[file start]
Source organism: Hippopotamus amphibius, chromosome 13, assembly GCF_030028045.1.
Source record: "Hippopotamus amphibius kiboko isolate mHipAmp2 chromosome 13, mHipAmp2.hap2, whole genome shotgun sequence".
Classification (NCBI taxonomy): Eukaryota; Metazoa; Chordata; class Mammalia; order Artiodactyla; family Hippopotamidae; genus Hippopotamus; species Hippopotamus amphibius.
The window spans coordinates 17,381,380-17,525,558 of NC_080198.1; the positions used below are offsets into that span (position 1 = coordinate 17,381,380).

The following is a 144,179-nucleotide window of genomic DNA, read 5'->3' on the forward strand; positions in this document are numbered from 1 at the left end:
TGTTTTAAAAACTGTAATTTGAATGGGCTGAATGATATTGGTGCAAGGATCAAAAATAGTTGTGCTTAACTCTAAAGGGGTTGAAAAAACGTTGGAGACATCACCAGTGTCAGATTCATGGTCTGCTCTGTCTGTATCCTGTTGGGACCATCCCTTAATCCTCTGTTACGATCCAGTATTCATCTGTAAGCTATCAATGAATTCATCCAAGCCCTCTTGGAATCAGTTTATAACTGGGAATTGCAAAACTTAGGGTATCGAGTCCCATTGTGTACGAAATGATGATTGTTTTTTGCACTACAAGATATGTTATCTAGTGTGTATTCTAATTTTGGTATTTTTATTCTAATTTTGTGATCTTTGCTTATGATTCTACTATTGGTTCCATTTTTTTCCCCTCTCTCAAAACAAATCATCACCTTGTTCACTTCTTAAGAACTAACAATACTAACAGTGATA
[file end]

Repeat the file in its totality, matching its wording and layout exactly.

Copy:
Source organism: Hippopotamus amphibius, chromosome 13, assembly GCF_030028045.1.
Source record: "Hippopotamus amphibius kiboko isolate mHipAmp2 chromosome 13, mHipAmp2.hap2, whole genome shotgun sequence".
Classification (NCBI taxonomy): Eukaryota; Metazoa; Chordata; class Mammalia; order Artiodactyla; family Hippopotamidae; genus Hippopotamus; species Hippopotamus amphibius.
The window spans coordinates 17,381,380-17,525,558 of NC_080198.1; the positions used below are offsets into that span (position 1 = coordinate 17,381,380).

The following is a 144,179-nucleotide window of genomic DNA, read 5'->3' on the forward strand; positions in this document are numbered from 1 at the left end:
TGTTTTAAAAACTGTAATTTGAATGGGCTGAATGATATTGGTGCAAGGATCAAAAATAGTTGTGCTTAACTCTAAAGGGGTTGAAAAAACGTTGGAGACATCACCAGTGTCAGATTCATGGTCTGCTCTGTCTGTATCCTGTTGGGACCATCCCTTAATCCTCTGTTACGATCCAGTATTCATCTGTAAGCTATCAATGAATTCATCCAAGCCCTCTTGGAATCAGTTTATAACTGGGAATTGCAAAACTTAGGGTATCGAGTCCCATTGTGTACGAAATGATGATTGTTTTTTGCACTACAAGATATGTTATCTAGTGTGTATTCTAATTTTGGTATTTTTATTCTAATTTTGTGATCTTTGCTTATGATTCTACTATTGGTTCCATTTTTTTCCCCTCTCTCAAAACAAATCATCACCTTGTTCACTTCTTAAGAACTAACAATACTAACAGTGATA